Residency

Preparing a didactic presentation

Residency Program Insider, September 12, 2006

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Preparing a didactic presentation

Preparing a formal presentation to deliver to your peers and attendings can be a very intimidating task for a resident, especially for the first time. Your goal should be to develop a high quality interactive presentation that provides a state of the art update on the topic. This includes 3-5 critical "take home" points that you'd like your audience to remember six months later.

Become an expert. When you begin the process of building your presentation, become an expert in that area. If you have any impact in the selection of a topic, consider taking one that makes you feel uncomfortable, and maximize your potential for personal growth. Start by reviewing the text information on the topic. Perform a "learner's needs assessment" by asking your colleagues and faculty what areas they would like to hear about.

Check your sources. Next, perform a literature search and cross-reference it with the bibliography in the text chapters. If you missed a sizable number of the text chapter citations, ask the search librarian for assistance in your search. Review these references and critically apprise any that will be used in your presentation. Investigate costs and charges for diagnostic tests, therapies and medications. I call local pharmacies to ascertain charges to patients for medications, and our inpatient pharmacy for inpatient/department costs and charges.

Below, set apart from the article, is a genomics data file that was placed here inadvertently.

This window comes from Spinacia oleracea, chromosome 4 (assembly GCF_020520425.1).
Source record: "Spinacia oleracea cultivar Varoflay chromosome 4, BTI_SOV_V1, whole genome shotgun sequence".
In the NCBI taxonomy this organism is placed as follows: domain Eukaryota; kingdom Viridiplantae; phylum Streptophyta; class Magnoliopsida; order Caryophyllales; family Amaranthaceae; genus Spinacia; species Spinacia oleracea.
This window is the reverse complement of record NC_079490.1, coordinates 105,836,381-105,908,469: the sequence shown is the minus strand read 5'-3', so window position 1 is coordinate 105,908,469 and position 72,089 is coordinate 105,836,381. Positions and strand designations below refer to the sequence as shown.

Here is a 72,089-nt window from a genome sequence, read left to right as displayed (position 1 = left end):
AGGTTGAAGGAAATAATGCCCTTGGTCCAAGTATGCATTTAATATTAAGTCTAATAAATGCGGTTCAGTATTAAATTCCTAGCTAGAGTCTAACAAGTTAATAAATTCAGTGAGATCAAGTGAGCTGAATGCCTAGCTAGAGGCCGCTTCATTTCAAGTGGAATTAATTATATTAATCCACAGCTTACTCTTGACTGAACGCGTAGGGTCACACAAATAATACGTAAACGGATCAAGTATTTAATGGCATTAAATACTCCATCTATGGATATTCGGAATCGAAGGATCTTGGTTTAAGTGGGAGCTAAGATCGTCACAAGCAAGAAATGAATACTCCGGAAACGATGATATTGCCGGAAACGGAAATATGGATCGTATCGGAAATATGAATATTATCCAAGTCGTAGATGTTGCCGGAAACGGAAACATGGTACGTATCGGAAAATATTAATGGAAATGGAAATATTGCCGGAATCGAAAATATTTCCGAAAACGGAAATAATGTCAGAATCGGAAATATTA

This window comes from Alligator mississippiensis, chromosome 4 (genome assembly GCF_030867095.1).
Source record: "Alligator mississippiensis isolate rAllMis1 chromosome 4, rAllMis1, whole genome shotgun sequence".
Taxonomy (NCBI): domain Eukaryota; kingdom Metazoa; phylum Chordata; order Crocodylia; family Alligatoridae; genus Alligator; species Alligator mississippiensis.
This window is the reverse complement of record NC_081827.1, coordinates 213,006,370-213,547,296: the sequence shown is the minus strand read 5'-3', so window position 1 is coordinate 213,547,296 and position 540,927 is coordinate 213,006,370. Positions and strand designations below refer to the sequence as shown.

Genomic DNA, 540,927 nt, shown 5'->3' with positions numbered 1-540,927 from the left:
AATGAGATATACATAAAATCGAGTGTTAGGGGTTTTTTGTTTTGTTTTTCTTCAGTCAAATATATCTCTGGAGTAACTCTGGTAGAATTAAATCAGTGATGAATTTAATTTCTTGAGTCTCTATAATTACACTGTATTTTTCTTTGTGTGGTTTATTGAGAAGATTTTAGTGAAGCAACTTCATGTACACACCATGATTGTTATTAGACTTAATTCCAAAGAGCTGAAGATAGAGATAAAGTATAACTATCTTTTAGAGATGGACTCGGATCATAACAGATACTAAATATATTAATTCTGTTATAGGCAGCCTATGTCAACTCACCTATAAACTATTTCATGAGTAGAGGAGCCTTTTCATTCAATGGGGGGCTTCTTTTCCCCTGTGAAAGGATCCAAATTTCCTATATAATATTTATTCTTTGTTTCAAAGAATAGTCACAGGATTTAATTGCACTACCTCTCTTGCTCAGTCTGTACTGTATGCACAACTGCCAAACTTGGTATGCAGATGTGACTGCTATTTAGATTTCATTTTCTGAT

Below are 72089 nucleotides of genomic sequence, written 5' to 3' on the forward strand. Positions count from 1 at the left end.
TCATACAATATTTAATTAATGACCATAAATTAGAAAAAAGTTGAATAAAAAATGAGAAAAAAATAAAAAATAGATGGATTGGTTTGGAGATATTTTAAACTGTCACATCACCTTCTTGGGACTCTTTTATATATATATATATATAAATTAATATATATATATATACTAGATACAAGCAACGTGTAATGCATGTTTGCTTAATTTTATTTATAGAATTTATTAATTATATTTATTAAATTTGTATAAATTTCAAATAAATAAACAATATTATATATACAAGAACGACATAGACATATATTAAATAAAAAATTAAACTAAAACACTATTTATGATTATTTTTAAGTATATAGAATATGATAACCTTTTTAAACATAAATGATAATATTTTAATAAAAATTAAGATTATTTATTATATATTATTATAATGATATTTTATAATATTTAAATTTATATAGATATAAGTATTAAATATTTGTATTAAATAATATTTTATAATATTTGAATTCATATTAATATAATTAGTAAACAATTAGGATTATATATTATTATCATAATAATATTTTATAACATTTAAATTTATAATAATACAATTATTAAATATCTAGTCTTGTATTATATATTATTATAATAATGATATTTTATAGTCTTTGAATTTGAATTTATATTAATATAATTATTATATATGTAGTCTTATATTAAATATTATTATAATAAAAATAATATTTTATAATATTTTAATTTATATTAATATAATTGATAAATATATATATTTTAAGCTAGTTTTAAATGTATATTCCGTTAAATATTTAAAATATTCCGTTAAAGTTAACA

Create a lesson plan. This is not an outline of the topic, or a reprint of power point slides. It is a description of what you will teach over your allotted time and how you will teach the information. Decide what the key 3-5 take home points are and build your lesson plan around these.

Develop a delivery method. Will you use PowerPoint, overhead, dry erase board, or nothing? Will special audiovisual resources be needed? If so, arrange months ahead of time. Introduce yourself and your topic. Do not apologize for your topic. Instead, show them why paying attention will reap rewards for your audience. For example, "Statistically, 1 in 5 of you will be successfully sued within 5 years of graduation for failing to make this diagnosis . . . " is a statement that will be sure to catch residents' attention.

Finally, get out from behind the podium and interact with the audience. Ask leading questions, solicit perspectives, and use "real life" vignettes. Humor is great if it ties into the presentation, is not used excessively and is tasteful.

All the best,


Carey D. Chisholm, MD

Director, IU-Methodist Emergency Medicine Residency Program
Clinical Professor of Emergency Medicine
Indiana University School of Medicine
Indianapolis, IN.



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